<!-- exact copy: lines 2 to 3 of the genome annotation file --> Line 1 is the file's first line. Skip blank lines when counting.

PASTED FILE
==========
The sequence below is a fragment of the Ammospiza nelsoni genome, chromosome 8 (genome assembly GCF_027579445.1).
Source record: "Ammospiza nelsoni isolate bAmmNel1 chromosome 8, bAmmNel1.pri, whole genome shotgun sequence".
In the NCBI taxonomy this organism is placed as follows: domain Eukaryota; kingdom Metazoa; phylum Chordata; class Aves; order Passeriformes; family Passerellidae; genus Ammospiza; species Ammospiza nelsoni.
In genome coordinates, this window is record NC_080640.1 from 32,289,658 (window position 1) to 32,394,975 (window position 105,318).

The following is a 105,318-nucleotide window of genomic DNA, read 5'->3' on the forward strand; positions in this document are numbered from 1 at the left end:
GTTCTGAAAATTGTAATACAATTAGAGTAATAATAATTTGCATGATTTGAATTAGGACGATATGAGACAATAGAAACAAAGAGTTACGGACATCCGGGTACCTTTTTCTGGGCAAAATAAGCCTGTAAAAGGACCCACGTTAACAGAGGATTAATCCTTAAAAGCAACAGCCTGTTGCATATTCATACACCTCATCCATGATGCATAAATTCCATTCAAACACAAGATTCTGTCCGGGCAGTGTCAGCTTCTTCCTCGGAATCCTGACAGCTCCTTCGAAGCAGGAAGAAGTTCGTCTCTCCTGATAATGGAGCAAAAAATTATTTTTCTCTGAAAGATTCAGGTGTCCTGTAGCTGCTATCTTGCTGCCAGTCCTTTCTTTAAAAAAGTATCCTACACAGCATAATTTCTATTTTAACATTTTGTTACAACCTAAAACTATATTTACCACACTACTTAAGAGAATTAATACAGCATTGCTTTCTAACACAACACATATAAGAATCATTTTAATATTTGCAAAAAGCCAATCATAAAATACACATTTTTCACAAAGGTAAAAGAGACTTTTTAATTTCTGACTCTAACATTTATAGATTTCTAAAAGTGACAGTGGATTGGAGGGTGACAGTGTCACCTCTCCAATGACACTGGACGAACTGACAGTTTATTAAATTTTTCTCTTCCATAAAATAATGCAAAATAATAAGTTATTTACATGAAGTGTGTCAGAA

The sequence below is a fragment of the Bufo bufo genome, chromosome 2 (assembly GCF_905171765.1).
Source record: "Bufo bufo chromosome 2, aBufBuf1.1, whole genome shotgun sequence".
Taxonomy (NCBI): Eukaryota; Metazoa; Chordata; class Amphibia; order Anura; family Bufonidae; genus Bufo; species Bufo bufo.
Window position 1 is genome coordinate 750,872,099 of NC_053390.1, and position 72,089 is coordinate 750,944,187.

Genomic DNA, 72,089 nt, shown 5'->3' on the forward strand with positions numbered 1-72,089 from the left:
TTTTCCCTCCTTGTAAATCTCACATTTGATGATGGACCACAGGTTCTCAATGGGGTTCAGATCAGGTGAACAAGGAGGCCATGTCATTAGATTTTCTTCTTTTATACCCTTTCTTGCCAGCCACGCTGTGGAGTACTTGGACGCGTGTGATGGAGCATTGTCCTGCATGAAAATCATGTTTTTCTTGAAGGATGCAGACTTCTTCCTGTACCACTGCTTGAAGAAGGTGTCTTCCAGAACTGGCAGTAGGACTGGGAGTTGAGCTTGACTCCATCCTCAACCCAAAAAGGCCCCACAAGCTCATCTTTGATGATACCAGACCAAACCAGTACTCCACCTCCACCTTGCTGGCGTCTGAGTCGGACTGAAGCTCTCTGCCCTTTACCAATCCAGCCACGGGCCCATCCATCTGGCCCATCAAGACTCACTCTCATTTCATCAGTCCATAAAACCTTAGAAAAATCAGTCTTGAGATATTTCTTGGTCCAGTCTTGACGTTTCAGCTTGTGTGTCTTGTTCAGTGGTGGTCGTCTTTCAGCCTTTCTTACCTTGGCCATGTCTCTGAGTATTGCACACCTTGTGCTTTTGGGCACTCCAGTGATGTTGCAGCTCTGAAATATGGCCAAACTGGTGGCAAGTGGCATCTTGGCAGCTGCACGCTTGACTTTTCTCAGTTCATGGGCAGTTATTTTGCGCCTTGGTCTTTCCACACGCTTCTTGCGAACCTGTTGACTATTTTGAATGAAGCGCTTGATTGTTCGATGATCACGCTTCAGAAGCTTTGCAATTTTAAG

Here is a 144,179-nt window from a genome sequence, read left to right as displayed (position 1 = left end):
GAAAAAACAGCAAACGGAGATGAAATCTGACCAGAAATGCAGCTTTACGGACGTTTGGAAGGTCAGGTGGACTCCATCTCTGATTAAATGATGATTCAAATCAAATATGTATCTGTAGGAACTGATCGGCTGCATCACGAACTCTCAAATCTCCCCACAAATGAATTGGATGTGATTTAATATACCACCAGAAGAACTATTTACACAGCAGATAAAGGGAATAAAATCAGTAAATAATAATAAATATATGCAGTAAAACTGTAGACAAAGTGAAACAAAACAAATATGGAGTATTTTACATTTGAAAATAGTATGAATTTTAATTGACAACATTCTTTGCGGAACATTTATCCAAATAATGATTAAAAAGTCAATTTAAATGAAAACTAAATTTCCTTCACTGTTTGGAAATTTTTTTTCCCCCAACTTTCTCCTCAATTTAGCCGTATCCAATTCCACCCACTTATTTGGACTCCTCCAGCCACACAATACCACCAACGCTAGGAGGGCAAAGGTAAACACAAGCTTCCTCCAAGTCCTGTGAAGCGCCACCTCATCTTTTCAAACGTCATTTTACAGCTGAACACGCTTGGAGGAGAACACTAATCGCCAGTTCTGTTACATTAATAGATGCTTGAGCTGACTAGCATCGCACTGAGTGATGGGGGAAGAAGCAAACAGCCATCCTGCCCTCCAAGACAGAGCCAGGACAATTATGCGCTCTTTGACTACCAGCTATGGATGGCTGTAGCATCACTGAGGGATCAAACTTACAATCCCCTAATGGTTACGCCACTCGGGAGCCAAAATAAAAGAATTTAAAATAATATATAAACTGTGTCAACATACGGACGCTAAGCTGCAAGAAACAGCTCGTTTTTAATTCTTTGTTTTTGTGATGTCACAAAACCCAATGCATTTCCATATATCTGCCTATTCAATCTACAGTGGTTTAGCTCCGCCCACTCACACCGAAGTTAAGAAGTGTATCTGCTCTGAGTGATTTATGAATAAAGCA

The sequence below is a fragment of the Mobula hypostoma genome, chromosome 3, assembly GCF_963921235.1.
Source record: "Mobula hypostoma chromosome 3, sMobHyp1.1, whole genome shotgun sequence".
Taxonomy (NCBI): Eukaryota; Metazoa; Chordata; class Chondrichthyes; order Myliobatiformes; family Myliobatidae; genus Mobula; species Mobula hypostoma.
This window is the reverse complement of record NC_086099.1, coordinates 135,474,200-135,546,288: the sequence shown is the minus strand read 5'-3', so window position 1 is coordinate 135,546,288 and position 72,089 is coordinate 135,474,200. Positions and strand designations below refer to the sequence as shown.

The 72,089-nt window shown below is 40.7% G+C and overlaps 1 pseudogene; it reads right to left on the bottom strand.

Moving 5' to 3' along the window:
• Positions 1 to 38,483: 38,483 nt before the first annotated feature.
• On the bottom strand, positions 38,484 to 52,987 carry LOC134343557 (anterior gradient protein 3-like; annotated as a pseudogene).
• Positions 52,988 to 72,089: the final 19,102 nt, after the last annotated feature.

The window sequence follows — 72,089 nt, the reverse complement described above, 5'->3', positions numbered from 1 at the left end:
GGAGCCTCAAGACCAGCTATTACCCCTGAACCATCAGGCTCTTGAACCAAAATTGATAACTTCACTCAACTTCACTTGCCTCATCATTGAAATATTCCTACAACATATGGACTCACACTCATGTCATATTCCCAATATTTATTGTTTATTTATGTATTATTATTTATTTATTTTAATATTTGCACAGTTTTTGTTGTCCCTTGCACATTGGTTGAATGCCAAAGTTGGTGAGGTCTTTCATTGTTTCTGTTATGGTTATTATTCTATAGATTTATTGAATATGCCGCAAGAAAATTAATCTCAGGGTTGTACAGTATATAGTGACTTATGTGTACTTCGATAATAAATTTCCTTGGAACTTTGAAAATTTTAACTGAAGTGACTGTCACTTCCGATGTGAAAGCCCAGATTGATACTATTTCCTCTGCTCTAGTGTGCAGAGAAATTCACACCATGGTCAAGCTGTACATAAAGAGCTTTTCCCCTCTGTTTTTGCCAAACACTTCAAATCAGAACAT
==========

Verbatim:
Source record: "Ammospiza nelsoni isolate bAmmNel1 chromosome 8, bAmmNel1.pri, whole genome shotgun sequence".
In the NCBI taxonomy this organism is placed as follows: domain Eukaryota; kingdom Metazoa; phylum Chordata; class Aves; order Passeriformes; family Passerellidae; genus Ammospiza; species Ammospiza nelsoni.